Today is Match Day. At this point last year, I was receiving my LONG White Coat in a ceremony that is unique to Howard University College of Medicine. Beginning at 10AM, the seniors and guests go to the medical school auditorium where we sit according to our class numbers. These numbers are alphabetically determined and correspond to the numbers that we have generally had since we started school. I started out as Number 12 but graduated as Number 9 since some folks ahead of me in the alphabet changed their names due to marriage and went further down in the alphabet.
We have a nationally known speaker who gives us a speech that generally centers around the special role that we have a physicians. Being in Washington, DC is a good location bacause we have convienient access to some pretty good speakers who do not have to travel far. The speaker for my Long White Coat Ceremony was LaSalle LeFalle, Jr who is a former president of the American College of Surgeons and holder of many patents on the anastomotic devices for bowel surgery. He was terrific.
After the speaker, we are called up to the stage individually and cloaked by a clinical faculty member with a long white coat bearing our names with MD behind them. It was pretty sobering to have a long white coat that said Natalie J. Belle, MD Department of General Surgery. When you put that coat on, you have the first feelings that you are now responsible for the health and care of your patients. You can’t plead that you are the medical student and you didn’t know any better, you are the physician and your patients are your responsibility. You realize that anything lacking in your education at this point had better get learned in the next couple of months as you move out of your apartment and to the location of your residency.
By this time, we see the secretary in the Dean’s office, enter the auditorium with a stack of white envelopes. We are given an envelope that has been carefully sealed with our names and a small thumbtack bearing our numbers. We will all open our envelopes at the noon mark and all at the same time. We also have our cell phones poised to call our friends at other medical schools. In my case, it was to call my family and let them know where I would be.
At noon, by the clock on the wall in the auditorium, you could hear a collective rip followed by the release of balloons and plenty of yelling. Well, I was headed for the University of Virginia in Charlottesville! I proudly placed my thumbtack flag in the middle of the state of Virginia, the lone flag in Virginia. There is nothing like being a pioneer and setting out on your own. Number 9 Flag sat in the middle of Virginia with the next closest flag sitting in Georgia!
That was 365 days ago and now, I am having the time of my life doing the job that I was put on this earth to perform. Yesterday, my faculty advisor gave me the results of my evaluations for my surgical rotations. The highest number that you can achieve is a perfect 7. Anything above 5 is considered excellent and anything above 6 is considered honors. You are scored in several areas from clinical and surgical knowledge to professionalism and work ethic. My total average was a whopping 6.5. I have worked my “guts” out and then put in some more. My advisor was extremely pleased with my scores and said they were outstanding. He said that he was generally surprised that I had been able to achieve such high marks and that I was probably a “natural surgeon”. I can’t wait to share my scores with my mentors from medical school especially Dr. Kirk Williams, ENT Surgeon. I learned so much about work ethic and surgical excellence under the wing of Dr. Williams. My other mentor is Dr. Geoffrey Thompson, endocrine surgeon at Mayo Clinic in Rochester, MN. Both Dr. Williams and Dr. Thompson were instrumental in shaping the way that I approach patient care.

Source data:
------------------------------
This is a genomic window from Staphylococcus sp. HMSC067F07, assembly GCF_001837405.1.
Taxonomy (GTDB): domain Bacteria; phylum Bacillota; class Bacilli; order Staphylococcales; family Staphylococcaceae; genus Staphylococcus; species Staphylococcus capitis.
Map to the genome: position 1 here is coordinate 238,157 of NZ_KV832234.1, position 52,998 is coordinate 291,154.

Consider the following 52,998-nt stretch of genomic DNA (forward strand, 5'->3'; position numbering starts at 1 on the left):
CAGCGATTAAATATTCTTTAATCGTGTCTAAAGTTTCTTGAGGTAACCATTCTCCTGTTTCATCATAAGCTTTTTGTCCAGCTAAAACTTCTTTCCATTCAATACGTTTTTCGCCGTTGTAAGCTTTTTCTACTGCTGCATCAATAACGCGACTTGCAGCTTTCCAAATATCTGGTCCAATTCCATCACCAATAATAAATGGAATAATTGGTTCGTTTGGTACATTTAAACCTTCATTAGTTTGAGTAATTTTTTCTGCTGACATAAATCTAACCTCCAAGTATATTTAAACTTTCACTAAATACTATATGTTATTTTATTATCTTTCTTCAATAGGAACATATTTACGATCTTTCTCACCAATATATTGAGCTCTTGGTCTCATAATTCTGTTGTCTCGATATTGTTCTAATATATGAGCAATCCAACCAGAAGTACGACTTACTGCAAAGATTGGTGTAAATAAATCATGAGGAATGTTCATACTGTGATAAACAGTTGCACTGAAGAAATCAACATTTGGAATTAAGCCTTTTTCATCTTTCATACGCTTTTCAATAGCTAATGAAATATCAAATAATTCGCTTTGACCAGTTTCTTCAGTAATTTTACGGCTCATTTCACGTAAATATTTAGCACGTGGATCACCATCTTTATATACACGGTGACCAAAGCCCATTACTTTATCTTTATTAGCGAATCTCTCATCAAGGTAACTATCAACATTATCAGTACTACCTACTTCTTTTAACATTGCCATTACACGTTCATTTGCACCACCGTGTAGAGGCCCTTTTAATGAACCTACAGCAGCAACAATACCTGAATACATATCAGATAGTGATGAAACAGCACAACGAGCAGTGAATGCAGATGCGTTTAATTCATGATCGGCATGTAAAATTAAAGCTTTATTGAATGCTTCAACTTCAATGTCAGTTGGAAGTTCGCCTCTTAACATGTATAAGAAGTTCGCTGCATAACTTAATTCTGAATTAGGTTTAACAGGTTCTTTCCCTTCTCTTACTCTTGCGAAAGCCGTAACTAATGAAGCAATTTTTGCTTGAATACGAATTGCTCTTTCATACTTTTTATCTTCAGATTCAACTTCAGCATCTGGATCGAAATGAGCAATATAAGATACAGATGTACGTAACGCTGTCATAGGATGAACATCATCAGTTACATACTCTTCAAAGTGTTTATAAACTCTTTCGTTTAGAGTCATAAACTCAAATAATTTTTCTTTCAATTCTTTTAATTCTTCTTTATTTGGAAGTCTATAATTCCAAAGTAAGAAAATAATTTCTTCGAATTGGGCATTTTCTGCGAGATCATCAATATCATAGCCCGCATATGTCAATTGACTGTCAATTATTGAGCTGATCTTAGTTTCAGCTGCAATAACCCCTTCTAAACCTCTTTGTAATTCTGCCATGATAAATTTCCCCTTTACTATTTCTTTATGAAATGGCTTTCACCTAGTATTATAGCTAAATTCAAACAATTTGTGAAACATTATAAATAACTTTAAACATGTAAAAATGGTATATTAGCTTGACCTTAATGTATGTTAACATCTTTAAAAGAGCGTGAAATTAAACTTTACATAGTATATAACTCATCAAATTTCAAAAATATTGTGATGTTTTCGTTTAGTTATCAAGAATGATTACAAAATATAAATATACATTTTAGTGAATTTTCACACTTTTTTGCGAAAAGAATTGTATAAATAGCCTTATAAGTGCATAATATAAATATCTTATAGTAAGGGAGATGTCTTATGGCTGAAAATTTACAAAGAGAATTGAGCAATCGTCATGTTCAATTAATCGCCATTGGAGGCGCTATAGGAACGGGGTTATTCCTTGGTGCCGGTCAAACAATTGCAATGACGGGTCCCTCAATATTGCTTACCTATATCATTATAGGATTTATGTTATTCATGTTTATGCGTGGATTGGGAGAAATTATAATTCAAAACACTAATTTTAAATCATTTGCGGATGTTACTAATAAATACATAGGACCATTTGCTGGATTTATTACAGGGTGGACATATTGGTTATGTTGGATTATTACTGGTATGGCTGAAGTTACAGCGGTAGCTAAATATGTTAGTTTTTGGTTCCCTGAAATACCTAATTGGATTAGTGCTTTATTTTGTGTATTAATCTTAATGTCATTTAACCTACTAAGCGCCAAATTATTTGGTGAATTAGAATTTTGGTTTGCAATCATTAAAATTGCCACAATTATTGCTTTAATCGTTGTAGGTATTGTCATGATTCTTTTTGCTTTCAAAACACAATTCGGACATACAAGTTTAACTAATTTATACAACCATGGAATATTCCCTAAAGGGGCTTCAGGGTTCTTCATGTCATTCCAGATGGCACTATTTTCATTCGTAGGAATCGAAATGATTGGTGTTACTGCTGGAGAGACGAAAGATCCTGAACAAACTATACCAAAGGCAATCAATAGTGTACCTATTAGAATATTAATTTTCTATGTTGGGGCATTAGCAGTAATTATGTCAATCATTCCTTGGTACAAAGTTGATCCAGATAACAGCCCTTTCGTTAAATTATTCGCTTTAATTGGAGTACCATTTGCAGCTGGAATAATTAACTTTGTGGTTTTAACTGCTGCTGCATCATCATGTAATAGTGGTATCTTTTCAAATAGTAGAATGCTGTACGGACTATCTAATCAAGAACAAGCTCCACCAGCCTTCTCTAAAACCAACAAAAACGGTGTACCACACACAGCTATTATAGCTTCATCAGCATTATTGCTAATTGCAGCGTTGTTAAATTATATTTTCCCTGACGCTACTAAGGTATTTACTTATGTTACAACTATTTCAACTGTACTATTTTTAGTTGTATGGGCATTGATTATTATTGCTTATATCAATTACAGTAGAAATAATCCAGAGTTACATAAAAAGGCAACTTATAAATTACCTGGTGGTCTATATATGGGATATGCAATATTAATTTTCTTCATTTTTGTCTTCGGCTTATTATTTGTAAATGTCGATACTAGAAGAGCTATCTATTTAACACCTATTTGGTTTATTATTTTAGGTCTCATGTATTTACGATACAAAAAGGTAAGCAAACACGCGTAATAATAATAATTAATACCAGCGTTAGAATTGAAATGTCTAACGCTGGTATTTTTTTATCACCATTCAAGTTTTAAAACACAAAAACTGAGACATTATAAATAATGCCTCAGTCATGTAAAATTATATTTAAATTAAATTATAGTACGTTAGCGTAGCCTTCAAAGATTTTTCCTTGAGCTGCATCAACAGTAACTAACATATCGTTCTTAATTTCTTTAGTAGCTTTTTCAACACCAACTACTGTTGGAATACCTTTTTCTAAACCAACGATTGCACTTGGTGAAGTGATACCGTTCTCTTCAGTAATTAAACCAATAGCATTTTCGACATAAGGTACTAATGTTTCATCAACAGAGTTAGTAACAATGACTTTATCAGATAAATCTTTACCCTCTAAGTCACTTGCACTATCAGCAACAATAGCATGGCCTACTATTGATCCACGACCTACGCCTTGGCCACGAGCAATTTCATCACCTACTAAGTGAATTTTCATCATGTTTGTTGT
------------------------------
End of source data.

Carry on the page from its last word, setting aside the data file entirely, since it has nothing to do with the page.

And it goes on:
My goals for the rest of the year are to continue reading and studying so that I can build on my surgical knowledge. There are hundreds of surgical procedures that I have to be able to outline from skin incision to skin closure. I memorize each step and each surgical anatomical landmark. My other goal is to get into the OR as much as possible. Every surgeon has to learn by operating. The more that I operate, the better technical surgeon I will become. I study far more outside of medical school that I ever studied as a medical student. The nice thing, is that I have a point to all of my studies.
In 365 days, Mary Renard will be opening that envelope and donning that long white coat with Mary Renard, MD displayed above the pocket. It will be interesting to see how she enjoys the experience. Dave Kelley will be doing the 365-day growth post and I will be happily operating like a fool and enjoying every suture.
Congratulations Dr. Kelley on getting that long white coat that says, David Kelley, DO, Department of Anesthesia.!!!
Natalie, the Surgeon!!
Nat, my dear friend…Match Day was a wonderful occasion. We all convened in the library, the MSU MD students, faculty, PDs, underclassmen, the admin staff & my KCOM classmates. We elected for the mass opening. We all filed by as our name was called to collect our envelopes – then, as a group - just as we trained, we opened them up to learn of our destiny.
I was fortunate to secure a surgical internship at Dartmouth University. As I have already mentioned elsewhere, I was super lucky to have already secured my slot in a double-residency, also at Dartmouth, in Anesthesiology & Medical Leadership/Preventative Medicine. In 5 short years…I am confident that they will fly even faster than med school…I will have earned my Board elgibility in both Anesthesiology & Preventative Med and have earned my MPH (masters in public health) from Dartmouth Univ.